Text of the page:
How to Use Command Xargs in Linux? A Comprehensive Guide


Linux command line offers a plethora of powerful tools for managing files, processes, and data. One such tool that stands out is xargs. In this guide, we’ll dive into the ins and outs of using the xargs command in Linux. Whether you’re a beginner or an experienced user, you’ll find valuable insights and practical examples to enhance your command line skills.

How to Use Command Xargs in Linux?

Command xargs is a versatile utility that allows you to process data from standard input and execute commands based on the input. Its flexibility and efficiency make it an indispensable tool for handling complex tasks. Here’s how to utilize it effectively:

Basic Syntax:

To get started, the basic syntax of the xargs command is as follows:

<command> | xargs [options] <executable>

Here, <command> generates the input that will be processed by xargs, and <executable> represents the command you want to execute using the input data.

Practical Example: Deleting Multiple Files

Suppose you want to delete multiple files in a directory. You can use the find command to locate the files and then pipe the output to xargs for deletion:

find /path/to/directory -type f -name "*.txt" | xargs rm

In this example, find identifies all .txt files in the specified directory, and xargs passes each file as an argument to the rm (remove) command, effectively deleting the files.

Advanced Options:

xargs offers various options to customize its behavior. Some commonly used options include:

  • -n <number>: Specifies the maximum number of arguments passed to each command execution.
  • -I <placeholder>: Allows you to specify a placeholder that will be replaced with the input data in the command.
  • -t: Displays the command that xargs is going to execute.

Handling Edge Cases with xargs

Dealing with Spaces in Filenames

Filenames with spaces can lead to unexpected behavior when using xargs. To address this, use the -0 option with xargs and ensure that the input data is null-delimited:

find /path/to/directory -type f -print0 | xargs -0 <command>

Executing Commands in Parallel

You can leverage the -P <max-procs> option to execute commands in parallel, which can significantly speed up operations:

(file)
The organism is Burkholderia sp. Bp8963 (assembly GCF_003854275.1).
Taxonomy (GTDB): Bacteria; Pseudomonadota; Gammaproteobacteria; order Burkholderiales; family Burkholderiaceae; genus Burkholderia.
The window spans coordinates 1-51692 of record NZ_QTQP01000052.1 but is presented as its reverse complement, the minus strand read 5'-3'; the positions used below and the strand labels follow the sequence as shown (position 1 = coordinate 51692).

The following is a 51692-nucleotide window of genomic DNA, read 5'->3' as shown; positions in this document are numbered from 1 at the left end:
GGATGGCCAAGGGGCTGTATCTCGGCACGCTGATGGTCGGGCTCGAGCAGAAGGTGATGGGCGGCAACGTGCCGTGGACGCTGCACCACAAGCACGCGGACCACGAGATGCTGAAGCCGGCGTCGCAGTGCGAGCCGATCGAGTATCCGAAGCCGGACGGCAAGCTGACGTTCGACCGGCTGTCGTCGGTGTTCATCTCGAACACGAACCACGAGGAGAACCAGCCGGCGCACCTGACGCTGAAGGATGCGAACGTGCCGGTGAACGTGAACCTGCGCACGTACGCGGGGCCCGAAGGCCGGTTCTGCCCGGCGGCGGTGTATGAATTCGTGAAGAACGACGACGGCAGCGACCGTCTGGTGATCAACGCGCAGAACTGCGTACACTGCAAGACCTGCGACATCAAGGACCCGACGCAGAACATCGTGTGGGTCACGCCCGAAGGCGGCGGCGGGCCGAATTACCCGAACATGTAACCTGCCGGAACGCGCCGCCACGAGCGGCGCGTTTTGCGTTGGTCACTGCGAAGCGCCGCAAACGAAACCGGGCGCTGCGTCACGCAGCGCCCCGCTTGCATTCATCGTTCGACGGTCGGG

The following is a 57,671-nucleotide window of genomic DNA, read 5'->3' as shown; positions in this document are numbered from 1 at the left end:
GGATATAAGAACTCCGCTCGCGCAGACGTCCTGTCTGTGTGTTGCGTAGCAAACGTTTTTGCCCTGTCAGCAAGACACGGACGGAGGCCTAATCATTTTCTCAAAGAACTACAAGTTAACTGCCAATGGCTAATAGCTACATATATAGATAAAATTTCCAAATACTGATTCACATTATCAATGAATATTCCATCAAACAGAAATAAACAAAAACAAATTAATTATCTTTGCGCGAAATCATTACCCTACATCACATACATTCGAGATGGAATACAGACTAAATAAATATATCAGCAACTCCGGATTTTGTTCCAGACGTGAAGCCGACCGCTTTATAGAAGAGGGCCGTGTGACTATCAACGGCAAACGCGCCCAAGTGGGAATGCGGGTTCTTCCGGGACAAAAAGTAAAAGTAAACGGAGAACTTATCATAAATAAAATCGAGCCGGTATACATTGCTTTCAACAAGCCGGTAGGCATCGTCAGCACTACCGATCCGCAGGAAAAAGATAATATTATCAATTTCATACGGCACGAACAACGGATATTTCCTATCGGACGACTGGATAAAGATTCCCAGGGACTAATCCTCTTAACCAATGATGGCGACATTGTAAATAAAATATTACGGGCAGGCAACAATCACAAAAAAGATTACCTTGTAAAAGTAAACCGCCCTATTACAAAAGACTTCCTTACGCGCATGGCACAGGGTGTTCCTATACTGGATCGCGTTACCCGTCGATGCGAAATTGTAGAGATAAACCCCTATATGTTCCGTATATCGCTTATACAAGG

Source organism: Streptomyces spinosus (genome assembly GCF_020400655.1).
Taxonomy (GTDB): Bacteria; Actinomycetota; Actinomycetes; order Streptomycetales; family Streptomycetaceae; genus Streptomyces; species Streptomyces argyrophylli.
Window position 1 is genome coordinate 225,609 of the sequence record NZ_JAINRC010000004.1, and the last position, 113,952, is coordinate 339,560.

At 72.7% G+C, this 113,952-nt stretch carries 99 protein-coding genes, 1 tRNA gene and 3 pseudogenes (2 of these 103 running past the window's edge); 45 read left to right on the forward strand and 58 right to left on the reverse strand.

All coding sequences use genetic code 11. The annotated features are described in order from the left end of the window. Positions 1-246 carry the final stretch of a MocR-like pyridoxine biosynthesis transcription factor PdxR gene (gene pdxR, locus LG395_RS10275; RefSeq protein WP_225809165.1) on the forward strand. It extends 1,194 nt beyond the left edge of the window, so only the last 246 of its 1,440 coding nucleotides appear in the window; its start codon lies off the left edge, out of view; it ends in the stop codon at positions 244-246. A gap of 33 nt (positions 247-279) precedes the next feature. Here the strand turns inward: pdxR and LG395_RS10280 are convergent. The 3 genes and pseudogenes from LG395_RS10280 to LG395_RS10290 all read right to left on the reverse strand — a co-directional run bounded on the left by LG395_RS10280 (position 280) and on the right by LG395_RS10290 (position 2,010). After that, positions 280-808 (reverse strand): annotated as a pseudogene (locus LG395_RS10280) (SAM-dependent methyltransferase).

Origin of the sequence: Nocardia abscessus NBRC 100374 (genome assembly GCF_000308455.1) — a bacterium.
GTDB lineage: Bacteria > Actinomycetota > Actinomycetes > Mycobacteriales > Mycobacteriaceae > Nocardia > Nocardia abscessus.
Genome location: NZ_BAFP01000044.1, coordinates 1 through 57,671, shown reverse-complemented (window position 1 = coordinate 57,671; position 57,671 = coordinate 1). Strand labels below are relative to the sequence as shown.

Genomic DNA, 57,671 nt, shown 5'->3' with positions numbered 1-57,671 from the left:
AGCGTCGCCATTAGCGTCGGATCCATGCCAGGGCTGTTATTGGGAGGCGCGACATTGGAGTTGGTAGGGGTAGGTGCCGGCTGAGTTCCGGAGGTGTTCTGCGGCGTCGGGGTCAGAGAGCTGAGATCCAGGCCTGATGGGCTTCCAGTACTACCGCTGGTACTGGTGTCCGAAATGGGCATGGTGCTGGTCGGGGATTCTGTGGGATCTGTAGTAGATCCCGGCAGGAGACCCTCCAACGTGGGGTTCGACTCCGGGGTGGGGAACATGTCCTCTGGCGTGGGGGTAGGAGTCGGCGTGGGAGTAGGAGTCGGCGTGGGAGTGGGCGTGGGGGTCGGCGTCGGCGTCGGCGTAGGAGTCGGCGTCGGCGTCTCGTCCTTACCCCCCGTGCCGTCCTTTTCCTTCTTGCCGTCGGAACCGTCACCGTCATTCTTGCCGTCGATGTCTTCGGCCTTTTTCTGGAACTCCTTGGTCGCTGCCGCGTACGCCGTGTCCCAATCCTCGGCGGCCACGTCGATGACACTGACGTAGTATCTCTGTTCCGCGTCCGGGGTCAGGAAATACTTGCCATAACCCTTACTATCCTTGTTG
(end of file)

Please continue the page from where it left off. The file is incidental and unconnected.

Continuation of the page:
<command> | xargs -P 4 -I {} <executable> {}

Here, {} is a placeholder that gets replaced with the input data.


How can I use xargs to process files in subdirectories?

You can use the find command to search for files and then pipe the output to xargs for processing. For example, to count lines in all .txt files:

find /path/to/main_directory -type f -name "*.txt" | xargs wc -l

Can I use xargs with my custom script?

Yes, you can use xargs to execute your custom scripts. Just ensure that your script is executable and specify it as the <executable> argument with xargs.

What if my command exceeds the maximum argument limit?

If your command is too long and exceeds the maximum argument limit, you can use the -n option with a smaller value to ensure the command is executed successfully.

Is xargs available on all Linux distributions?

Yes, xargs is a standard command found on most Linux distributions and Unix-like systems.

Can I use xargs with interactive commands?

No, xargs is designed for non-interactive commands. Interactive commands may not behave as expected when used with xargs.

How can I remove files older than a certain number of days using xargs?

You can combine find and xargs to achieve this. For instance, to delete files older than 7 days:

find /path/to/directory -type f -mtime +7 | xargs rm

How to use command xargs in Linux?

To use the xargs command in Linux, simply pipe the output of a command into xargs to process it further.

How do you pass output to xargs command?

You can pass the output of a command to the xargs command by piping it into the xargs command.

What is xargs used for in Linux?

In Linux, xargs is used to take input from standard input and convert it into arguments for another command.

How to use grep in xargs?

You can use grep in conjunction with xargs by piping the output of one command to xargs and then using grep to search for specific patterns in that output.

What is xargs command with find?

When used with the find command, xargs helps process the output of find, allowing you to perform operations on the found files or directories.


Using the xargs command in Linux empowers you to efficiently process data and execute commands with ease. Whether you’re managing files, performing batch operations, or optimizing your workflow, xargs proves to be an invaluable tool in your arsenal.

Remember, mastering the xargs command takes practice. Experiment with different options and commands to fully grasp its capabilities. By incorporating xargs into your Linux command line toolkit, you’ll enhance your productivity and command line prowess.

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